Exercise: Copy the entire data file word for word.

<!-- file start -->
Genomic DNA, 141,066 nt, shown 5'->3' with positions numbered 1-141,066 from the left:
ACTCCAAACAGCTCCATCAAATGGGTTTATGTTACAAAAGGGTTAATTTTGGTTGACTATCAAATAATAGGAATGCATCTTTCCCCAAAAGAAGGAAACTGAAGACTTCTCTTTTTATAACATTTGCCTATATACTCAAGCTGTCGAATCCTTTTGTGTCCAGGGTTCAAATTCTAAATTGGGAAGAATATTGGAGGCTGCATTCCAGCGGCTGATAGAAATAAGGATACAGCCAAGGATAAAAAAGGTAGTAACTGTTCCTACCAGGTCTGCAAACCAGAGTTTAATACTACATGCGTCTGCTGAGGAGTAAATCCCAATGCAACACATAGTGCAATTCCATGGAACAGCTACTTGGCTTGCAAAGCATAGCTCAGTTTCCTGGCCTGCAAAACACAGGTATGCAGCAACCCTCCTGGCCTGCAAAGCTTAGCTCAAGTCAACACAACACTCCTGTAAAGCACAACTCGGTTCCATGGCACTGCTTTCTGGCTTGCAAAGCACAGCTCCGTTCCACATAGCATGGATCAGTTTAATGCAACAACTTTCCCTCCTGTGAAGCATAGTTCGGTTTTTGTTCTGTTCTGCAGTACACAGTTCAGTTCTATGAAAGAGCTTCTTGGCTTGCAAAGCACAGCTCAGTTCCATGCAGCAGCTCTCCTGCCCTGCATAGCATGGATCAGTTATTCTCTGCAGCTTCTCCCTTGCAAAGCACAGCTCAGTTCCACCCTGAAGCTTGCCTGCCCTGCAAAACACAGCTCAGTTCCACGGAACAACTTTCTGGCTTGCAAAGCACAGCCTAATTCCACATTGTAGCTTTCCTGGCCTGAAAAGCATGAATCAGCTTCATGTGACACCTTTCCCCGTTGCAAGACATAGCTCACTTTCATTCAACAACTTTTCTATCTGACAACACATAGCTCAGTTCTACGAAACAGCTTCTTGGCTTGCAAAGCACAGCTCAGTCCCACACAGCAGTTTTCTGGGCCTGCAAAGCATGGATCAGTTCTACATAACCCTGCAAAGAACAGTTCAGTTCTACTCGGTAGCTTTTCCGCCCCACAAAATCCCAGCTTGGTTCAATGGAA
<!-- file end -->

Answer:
Genomic DNA, 141,066 nt, shown 5'->3' with positions numbered 1-141,066 from the left:
ACTCCAAACAGCTCCATCAAATGGGTTTATGTTACAAAAGGGTTAATTTTGGTTGACTATCAAATAATAGGAATGCATCTTTCCCCAAAAGAAGGAAACTGAAGACTTCTCTTTTTATAACATTTGCCTATATACTCAAGCTGTCGAATCCTTTTGTGTCCAGGGTTCAAATTCTAAATTGGGAAGAATATTGGAGGCTGCATTCCAGCGGCTGATAGAAATAAGGATACAGCCAAGGATAAAAAAGGTAGTAACTGTTCCTACCAGGTCTGCAAACCAGAGTTTAATACTACATGCGTCTGCTGAGGAGTAAATCCCAATGCAACACATAGTGCAATTCCATGGAACAGCTACTTGGCTTGCAAAGCATAGCTCAGTTTCCTGGCCTGCAAAACACAGGTATGCAGCAACCCTCCTGGCCTGCAAAGCTTAGCTCAAGTCAACACAACACTCCTGTAAAGCACAACTCGGTTCCATGGCACTGCTTTCTGGCTTGCAAAGCACAGCTCCGTTCCACATAGCATGGATCAGTTTAATGCAACAACTTTCCCTCCTGTGAAGCATAGTTCGGTTTTTGTTCTGTTCTGCAGTACACAGTTCAGTTCTATGAAAGAGCTTCTTGGCTTGCAAAGCACAGCTCAGTTCCATGCAGCAGCTCTCCTGCCCTGCATAGCATGGATCAGTTATTCTCTGCAGCTTCTCCCTTGCAAAGCACAGCTCAGTTCCACCCTGAAGCTTGCCTGCCCTGCAAAACACAGCTCAGTTCCACGGAACAACTTTCTGGCTTGCAAAGCACAGCCTAATTCCACATTGTAGCTTTCCTGGCCTGAAAAGCATGAATCAGCTTCATGTGACACCTTTCCCCGTTGCAAGACATAGCTCACTTTCATTCAACAACTTTTCTATCTGACAACACATAGCTCAGTTCTACGAAACAGCTTCTTGGCTTGCAAAGCACAGCTCAGTCCCACACAGCAGTTTTCTGGGCCTGCAAAGCATGGATCAGTTCTACATAACCCTGCAAAGAACAGTTCAGTTCTACTCGGTAGCTTTTCCGCCCCACAAAATCCCAGCTTGGTTCAATGGAA